A new Texas A&M University-developed technique that allows for the creation of building materials using local soils could prove key not only to the success of future space missions to the Moon and Mars, but also to establishing a solid and safe foothold on both — a futuristic concept that came one step closer to reality with last week’s successful landing of NASA’s Perseverance rover on the surface of the red planet.
Thanks to a 2021 NASA Innovative Advanced Concepts (NIAC) Program grant awarded to a team led by Texas A&M chemist and NASA NIAC Fellow Sarbajit Banerjee, innovation that began with boggy, water-logged soils from Canada to Texas may soon be applied to the rocky, razor-sharp regolith that dominates the lunar and Martian landscapes in order to help solve a three-part problem Banerjee says has plagued the space agency since the Apollo missions: excessive dust, unnecessary damage and untold danger.
“Five of the six Apollo landings had issues with dust blocking the astronauts’ view of the surface, forcing them to guess at the final landing location and sometimes landing on slopes dangerously close to the maximum tolerance — one time, precariously close to a major crater,” Banerjee said. “If NASA and its commercial partners are to mount a sustained presence on the Moon and Mars and land on outer solar system bodies, we need to find a way to tame surface materials for landing and mobility.”
Banerjee, in collaboration with colleagues in the College of Engineering and College of Architecture, proposes to do just that in his team’s NIAC effort, “Regolith Adaptive Modification System (RAMS) to Support Early Extraterrestrial Planetary Landings and Operations,” one of 16 selected by NASA for Phase I awards out of nearly 300 proposal submitted for consideration. Each award provides nine months of seed funding that allows researchers to further develop their ideas in order to compete for up to $500,000 more in Phase II funding that will help them further advance and refine their technology over the course of two additional years.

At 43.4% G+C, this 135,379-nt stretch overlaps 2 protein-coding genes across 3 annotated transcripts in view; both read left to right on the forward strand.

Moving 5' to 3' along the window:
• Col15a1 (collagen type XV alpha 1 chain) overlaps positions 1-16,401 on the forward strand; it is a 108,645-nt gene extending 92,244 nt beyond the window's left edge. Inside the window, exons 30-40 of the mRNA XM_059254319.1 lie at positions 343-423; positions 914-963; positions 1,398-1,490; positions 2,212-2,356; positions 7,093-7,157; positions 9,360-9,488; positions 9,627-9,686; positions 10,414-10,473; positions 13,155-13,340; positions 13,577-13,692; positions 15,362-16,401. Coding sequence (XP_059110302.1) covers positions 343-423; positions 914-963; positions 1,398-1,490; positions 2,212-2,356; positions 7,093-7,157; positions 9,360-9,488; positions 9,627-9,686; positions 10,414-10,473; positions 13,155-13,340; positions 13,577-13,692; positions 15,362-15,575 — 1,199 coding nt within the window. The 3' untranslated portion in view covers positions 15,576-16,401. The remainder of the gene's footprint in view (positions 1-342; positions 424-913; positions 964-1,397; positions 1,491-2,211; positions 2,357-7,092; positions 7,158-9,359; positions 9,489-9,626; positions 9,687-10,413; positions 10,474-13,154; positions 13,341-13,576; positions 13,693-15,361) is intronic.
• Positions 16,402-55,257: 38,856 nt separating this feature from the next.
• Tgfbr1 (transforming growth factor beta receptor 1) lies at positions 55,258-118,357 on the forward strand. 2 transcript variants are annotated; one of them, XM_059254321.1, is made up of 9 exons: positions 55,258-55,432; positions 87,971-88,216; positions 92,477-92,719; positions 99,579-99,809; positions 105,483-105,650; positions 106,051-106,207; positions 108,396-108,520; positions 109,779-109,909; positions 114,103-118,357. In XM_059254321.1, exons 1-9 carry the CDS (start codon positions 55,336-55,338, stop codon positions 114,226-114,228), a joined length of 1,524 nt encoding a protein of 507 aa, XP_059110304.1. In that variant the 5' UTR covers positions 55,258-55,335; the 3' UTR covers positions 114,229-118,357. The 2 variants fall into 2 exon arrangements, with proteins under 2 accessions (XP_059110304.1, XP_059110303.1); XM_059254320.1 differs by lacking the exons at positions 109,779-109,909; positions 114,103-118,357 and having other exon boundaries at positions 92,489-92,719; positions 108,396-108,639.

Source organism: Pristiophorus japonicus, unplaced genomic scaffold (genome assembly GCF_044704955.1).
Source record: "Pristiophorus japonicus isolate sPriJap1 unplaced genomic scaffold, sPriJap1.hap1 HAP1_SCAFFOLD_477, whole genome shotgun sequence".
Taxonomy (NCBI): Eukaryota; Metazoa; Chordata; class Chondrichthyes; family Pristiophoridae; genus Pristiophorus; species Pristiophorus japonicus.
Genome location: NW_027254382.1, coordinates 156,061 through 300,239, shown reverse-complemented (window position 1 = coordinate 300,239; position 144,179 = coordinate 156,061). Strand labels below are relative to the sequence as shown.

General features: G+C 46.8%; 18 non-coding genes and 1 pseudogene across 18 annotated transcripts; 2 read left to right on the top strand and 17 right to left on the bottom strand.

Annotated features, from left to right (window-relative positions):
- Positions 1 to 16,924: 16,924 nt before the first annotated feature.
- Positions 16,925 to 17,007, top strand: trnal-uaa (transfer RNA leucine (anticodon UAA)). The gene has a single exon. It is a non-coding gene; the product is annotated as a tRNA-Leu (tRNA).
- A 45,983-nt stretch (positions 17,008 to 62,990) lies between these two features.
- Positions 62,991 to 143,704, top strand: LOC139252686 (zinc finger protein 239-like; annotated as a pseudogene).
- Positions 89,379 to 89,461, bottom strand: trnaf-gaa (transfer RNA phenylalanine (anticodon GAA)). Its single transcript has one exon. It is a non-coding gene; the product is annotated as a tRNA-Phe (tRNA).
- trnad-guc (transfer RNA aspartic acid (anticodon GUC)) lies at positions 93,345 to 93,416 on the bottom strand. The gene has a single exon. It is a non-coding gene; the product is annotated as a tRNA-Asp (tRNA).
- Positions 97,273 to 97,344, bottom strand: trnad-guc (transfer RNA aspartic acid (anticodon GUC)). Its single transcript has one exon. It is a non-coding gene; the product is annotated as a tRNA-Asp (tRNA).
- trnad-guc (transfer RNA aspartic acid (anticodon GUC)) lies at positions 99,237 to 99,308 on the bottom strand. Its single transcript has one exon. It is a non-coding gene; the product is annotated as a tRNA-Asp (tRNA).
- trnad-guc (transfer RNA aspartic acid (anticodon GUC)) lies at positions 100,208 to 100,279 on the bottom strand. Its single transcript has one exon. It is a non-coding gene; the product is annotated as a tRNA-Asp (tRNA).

For more than two decades, the NIAC (which started out as the NASA Institute for Advanced Concepts) has nurtured visionary ideas capable of transforming future NASA missions with the creation of breakthroughs — radically better or entirely new aerospace concepts — while engaging America’s innovators and entrepreneurs as partners in the journey. The program seeks innovations from diverse and non-traditional sources, selecting projects that study innovative, technically credible, advanced concepts that could one day “change the possible” in aerospace.
“There is an overwhelming number of new participants in the program this year,” said NIAC Program Executive Jason Derleth. “All but two of the researchers selected for Phase I awards will be first-time NIAC grant recipients, showing NASA’s early-stage opportunities continue to engage new creative thinkers from all over the country.”
In much the same way they previously created an economical, environmentally friendly alternative to concrete using clay-based soil from a backyard in Texas or a geopolymerized wood fiber prototype suitable for all weather-roads using mucky Canadian muskeg soil, Banerjee and his Texas A&M Engineering Experiment Station collaborator Bjorn Birgisson are confident their NIAC team can create landing pads and other prepared surfaces on Mars out of regolith to address what he sees as one of the most critical surface-related developments since the Apollo program.